Kenneth Noland: Untitled (PK-0144), 1979
Kenneth Noland (American, 1929-2010)
colored pressed paper pulp on handmade paper
twice signed to verso in artist’s hand, each dated 1979 with several crossed arrows, one uncrossed indicating the vertical, all in graphite
numbered “PK-0144” on verso, in graphite
unmounted and unframed
Ex Collection of critic and curator Kenworth Moffett (1934-2016) and Lucy Baker (b. 1955)
Descended in the family to the current owner
An abstract composition consisting of diagonal stripes, composed of colored pressed paper pulp embedded in handmade paper, created in 1979 by celebrated Modern American artist Kenneth Noland (1924-2010). This work features textural handmade paper with irregular deckle edges. A series of diagonal stripes consisting of mostly blue and brown colored pulp span from the upper left down to the lower right area of the composition. Accents of other various colors are embedded within the design. Handwriting to the verso includes the artist’s signature and date of the work.
This work was likely a direct gift from Noland to American curator and art historian Kenworth Moffett (1934-2016), who specialized in Abstract Expressionism and Color Field painters. Moffett included Noland in his curated exhibitions such as Abstract Paintings in the 70’s (1971), and he also wrote a monograph on Noland published in 1977.
This work is an example from Noland’s handmade paper series that spanned from the late 1970s through the early 1980s. Works in the series consisted of simple abstract designs, such as diagonal stripes, horizontal stripes, and concentric circles made with colored pressed paper pulp. Although he began making handmade paper works in the mid-1970s, Noland officially launched his extensive series of handmade papers in 1978 when using the facilities of Tyler Graphics for about five months in New York. He continued creating handmade paper works beyond 1978 outside of Tyler Graphics. As explained by curator Judith Goldman, the artist created works like this “by embedding color inside the paper,” allowing him to “define its shape”. An exhibition featuring around twenty of Noland’s handmade paper works was organized at Meredith Long & Company in 2014.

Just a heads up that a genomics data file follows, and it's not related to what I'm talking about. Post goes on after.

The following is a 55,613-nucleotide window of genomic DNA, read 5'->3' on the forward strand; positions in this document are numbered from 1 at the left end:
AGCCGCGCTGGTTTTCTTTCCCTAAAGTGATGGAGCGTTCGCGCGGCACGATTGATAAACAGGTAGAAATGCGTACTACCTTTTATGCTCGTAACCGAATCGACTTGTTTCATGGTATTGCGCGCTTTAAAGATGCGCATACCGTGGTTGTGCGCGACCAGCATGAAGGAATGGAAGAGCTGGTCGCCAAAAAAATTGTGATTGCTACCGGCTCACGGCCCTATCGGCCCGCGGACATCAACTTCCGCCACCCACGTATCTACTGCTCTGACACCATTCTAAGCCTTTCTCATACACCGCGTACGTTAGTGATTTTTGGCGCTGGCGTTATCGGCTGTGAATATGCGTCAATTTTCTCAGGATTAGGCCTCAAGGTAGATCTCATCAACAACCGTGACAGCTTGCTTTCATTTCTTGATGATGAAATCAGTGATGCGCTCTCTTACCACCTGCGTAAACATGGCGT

Kenneth Noland was born in Asheville, North Carolina, and studied at Black Mountain College under renowned Modern artists Josef Albers (1888-1976) and Ilya Bolotowsky (1907-1981). Subsequently, in the late 1940s, he traveled to Paris and studied for a year in the Montparnasse studio of Russian-born Cubist sculptor Ossip Zadkine (1890-1967). Celebrated as a major contributor to the development of American Color Field painting, Noland’s signature style consists of simplified abstract geometric shapes, such as stripes, targets, chevron patterns and plaid patterns. Art critic Karen Wilkin (b. 1940) referred to him as “one of the greatest colorists of the 20th century” who, along with Morris Louis (1912-1962) and Helen Frankenthaler (1928-2011), “invented a new kind of American abstraction based on the primacy of color”. His work was heavily critiqued and promoted by renowned Modern art critic Clement Greenberg (1909-1994), along with other mid-century Modernists including Anthony Caro (1924-2013), Helen Frankenthaler, and Jackson Pollock (1912-1956) among others.
Noland and Greenberg’s long history likely began as early as 1950, when Greenberg taught and lectured at Black Mountain College. Greenberg included Noland in his 1954 exhibition Emerging Talent held at the Kootz Gallery in New York. Greenberg coined the term “Post-Painterly Abstraction” to describe Noland’s work when he organized an exhibition by the same name in 1964 at the Los Angeles County Museum of Art; the exhibition featured 31 artists including Noland, Friedel Dzubas (1915-1994), Jules Olitski (1922-2007), Morris Louis, and Helen Frankenthaler, among others.
Noland’s relationship with British sculptor Anthony Caro (1924-2013) began in 1959; his abstract work likely impacted Caro’s departure from his earlier figurative style toward work featuring geometric forms. Noland’s relationship with Caro and Modern artist Jules Olitski continued to develop in the 1960s when Noland moved to a farm in South Shaftbury, Vermont nearby Bennington College where both Olitski and Caro taught. The work of the three artists maintained associative ties both during their lifetimes and posthumously. They were the stars of Hartford Art School’s three-person exhibition at the Joseloff Gallery in 1994, and their work continues to be exhibited together in exhibitions today.
Throughout his career, Noland taught at several institutions including the Institute of Contemporary Art in Washington, D.C.; the Catholic University in Washington, D.C.; the Washington Workshop Center for the Arts; and Bard College in upstate New York, to name a few. His work can be found in countless museums such as the Museum of Modern Art, New York; the Art Institute of Chicago; and the Solomon R. Guggenheim Museum, New York, among others.
- some minor bending and curling along edges of paper.